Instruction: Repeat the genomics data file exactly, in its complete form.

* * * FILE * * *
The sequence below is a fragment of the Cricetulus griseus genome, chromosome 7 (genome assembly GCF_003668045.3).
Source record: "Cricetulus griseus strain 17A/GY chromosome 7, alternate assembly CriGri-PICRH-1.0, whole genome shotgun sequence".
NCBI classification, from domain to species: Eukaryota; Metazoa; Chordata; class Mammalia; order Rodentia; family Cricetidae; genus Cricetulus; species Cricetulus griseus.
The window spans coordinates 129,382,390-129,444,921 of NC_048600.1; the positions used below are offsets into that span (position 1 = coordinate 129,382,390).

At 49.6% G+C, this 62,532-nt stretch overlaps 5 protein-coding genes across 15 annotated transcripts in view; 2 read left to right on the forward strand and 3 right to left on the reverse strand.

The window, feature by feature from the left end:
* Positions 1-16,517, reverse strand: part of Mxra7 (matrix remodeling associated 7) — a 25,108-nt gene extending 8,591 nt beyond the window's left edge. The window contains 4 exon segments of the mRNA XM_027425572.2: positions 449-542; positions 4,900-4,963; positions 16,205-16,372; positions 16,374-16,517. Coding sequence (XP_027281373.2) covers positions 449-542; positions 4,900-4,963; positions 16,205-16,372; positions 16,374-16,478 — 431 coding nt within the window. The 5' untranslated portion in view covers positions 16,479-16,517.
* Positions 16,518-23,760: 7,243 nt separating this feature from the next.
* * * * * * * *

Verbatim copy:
The sequence below is a fragment of the Cricetulus griseus genome, chromosome 7 (genome assembly GCF_003668045.3).
Source record: "Cricetulus griseus strain 17A/GY chromosome 7, alternate assembly CriGri-PICRH-1.0, whole genome shotgun sequence".
NCBI classification, from domain to species: Eukaryota; Metazoa; Chordata; class Mammalia; order Rodentia; family Cricetidae; genus Cricetulus; species Cricetulus griseus.
The window spans coordinates 129,382,390-129,444,921 of NC_048600.1; the positions used below are offsets into that span (position 1 = coordinate 129,382,390).

At 49.6% G+C, this 62,532-nt stretch overlaps 5 protein-coding genes across 15 annotated transcripts in view; 2 read left to right on the forward strand and 3 right to left on the reverse strand.

The window, feature by feature from the left end:
* Positions 1-16,517, reverse strand: part of Mxra7 (matrix remodeling associated 7) — a 25,108-nt gene extending 8,591 nt beyond the window's left edge. The window contains 4 exon segments of the mRNA XM_027425572.2: positions 449-542; positions 4,900-4,963; positions 16,205-16,372; positions 16,374-16,517. Coding sequence (XP_027281373.2) covers positions 449-542; positions 4,900-4,963; positions 16,205-16,372; positions 16,374-16,478 — 431 coding nt within the window. The 5' untranslated portion in view covers positions 16,479-16,517.
* Positions 16,518-23,760: 7,243 nt separating this feature from the next.